Warning: This story deals with disturbing subject matter that may upset and trigger some readers. Discretion is advised.
Prime Minister Justin Trudeau announced additional funding for B.C. First Nations to support healing for residential school survivors as he visited the site of a former school Wednesday.
Trudeau was welcomed by First Nation elders and residential school survivors in Williams Lake, B.C., participating in a series of ceremonies and meetings aimed at reconciliation and healing.
The visit comes about two months after Williams Lake First Nation announced it had found 93 “reflections” indicating unmarked graves of children around the former St. Joseph’s Mission residential school.
The prime minister and Williams Lake First Nation Chief Willie Sellars said the additional $2.9 million in federal funding will be in addition to the $1.4 million provided earlier this year. The money will go in part towards continuing research into the history of the residential school system, including uncovering remains and interviewing survivors.
“This is our history as a country,” Trudeau said. “And until we properly grasp it, and engage with it, understand it, and commit ourselves to better, then we are not living up to the kind of country we all like to think we are. We have work to do.”
The prime minister also said he is committed to the release of all records related to the residential school system to be released back to the First Nations to help with the healing process.
But he would not give a timeline on when that process will be completed, saying some records were being held up by privacy concerns that he said “need to be put aside, because the truth is more important.”
Trudeau’s visit to the Williams Lake First Nation began with the prime minister and Crown-Indigenous Relations Minister Marc Miller receiving gifts and hearing songs. Both were treated to a smudging ceremony meant to drive away negativity and begin the healing process.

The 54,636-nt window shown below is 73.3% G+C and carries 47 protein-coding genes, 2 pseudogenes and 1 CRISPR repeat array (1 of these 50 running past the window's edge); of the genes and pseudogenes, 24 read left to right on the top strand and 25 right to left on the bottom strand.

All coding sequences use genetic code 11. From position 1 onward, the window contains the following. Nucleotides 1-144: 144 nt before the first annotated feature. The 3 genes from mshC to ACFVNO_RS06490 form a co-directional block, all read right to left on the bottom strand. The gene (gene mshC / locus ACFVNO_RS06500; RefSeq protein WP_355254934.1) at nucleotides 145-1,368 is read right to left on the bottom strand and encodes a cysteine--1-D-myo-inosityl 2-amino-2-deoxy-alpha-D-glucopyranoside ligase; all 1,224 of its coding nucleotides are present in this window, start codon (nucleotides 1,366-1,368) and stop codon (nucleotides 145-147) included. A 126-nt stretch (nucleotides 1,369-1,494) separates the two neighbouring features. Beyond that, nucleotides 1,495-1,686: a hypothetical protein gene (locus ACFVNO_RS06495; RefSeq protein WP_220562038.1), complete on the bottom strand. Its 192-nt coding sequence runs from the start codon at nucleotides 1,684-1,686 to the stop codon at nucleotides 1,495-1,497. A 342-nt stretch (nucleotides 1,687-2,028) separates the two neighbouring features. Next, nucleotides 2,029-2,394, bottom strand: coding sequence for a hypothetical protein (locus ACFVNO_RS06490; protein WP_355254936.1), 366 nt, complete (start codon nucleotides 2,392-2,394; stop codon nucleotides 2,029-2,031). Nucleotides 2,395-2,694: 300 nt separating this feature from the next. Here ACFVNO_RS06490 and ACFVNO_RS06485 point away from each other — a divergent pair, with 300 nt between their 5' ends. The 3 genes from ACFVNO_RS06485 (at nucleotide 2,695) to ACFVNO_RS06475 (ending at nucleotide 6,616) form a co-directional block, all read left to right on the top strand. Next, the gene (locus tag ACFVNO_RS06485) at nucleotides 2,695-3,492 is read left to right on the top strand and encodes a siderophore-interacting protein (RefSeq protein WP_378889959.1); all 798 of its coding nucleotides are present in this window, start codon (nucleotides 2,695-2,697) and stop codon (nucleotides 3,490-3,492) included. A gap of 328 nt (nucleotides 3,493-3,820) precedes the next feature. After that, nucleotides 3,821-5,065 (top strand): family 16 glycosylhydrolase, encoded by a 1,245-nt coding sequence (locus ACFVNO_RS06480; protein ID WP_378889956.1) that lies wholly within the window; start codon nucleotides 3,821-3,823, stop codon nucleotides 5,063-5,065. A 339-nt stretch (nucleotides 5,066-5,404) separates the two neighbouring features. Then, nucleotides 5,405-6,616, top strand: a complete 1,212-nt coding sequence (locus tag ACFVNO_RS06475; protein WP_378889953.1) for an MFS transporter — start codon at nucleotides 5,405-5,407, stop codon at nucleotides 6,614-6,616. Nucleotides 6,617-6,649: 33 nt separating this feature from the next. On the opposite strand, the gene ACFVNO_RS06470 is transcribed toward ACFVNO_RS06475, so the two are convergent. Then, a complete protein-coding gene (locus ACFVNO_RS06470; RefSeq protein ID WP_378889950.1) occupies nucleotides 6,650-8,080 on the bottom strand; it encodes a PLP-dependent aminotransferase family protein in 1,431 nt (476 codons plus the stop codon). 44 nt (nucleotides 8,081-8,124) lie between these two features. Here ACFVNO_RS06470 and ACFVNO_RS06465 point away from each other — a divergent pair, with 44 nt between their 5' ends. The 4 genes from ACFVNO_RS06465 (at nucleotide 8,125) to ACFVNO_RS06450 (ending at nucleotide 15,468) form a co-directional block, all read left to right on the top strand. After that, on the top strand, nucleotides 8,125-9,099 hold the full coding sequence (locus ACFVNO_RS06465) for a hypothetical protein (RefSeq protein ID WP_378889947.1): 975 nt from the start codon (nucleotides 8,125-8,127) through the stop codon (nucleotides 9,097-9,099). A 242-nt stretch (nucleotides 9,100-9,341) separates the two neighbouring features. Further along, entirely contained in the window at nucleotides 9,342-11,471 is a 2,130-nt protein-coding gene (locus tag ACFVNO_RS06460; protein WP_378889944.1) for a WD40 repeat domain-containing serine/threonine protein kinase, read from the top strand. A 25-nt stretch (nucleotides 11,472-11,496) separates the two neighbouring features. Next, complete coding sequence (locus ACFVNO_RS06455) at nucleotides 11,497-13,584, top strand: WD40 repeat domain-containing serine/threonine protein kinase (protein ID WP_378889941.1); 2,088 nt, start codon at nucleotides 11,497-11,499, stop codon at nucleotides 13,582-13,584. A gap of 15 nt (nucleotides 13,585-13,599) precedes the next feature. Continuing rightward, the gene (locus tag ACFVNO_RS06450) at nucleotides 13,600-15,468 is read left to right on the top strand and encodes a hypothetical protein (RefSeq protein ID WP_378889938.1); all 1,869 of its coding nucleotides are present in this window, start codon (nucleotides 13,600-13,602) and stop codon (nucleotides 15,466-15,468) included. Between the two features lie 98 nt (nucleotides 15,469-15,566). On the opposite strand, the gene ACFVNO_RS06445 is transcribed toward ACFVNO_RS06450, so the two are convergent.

“I am moved to be here,” Trudeau said after the ceremony.
“I am here to indicate that all of Canada grieves with this community at the feelings of loss that have come since the discovery of the reflections, but also the deep loss that this community has felt over generations because of the legacy of residential schools.”
Trudeau and Miller then met with elders and survivors individually to talk about the challenges and hardships that the community and so many others have experienced since the discoveries of the unmarked graves.
RoseAnne Archibald, National Chief of the Assembly of First Nations, said it was emotional to witness survivors telling their stories directly to Trudeau and Miller.
“To watch that interaction was such an honour for me, because they were sharing so much of themselves,” she said.
“It was an important (interaction with the prime minister), because I believe that when you touch somebody’s heart, you help them to understand the importance of healing. And I believe that’s the journey we’re on with this prime minister.”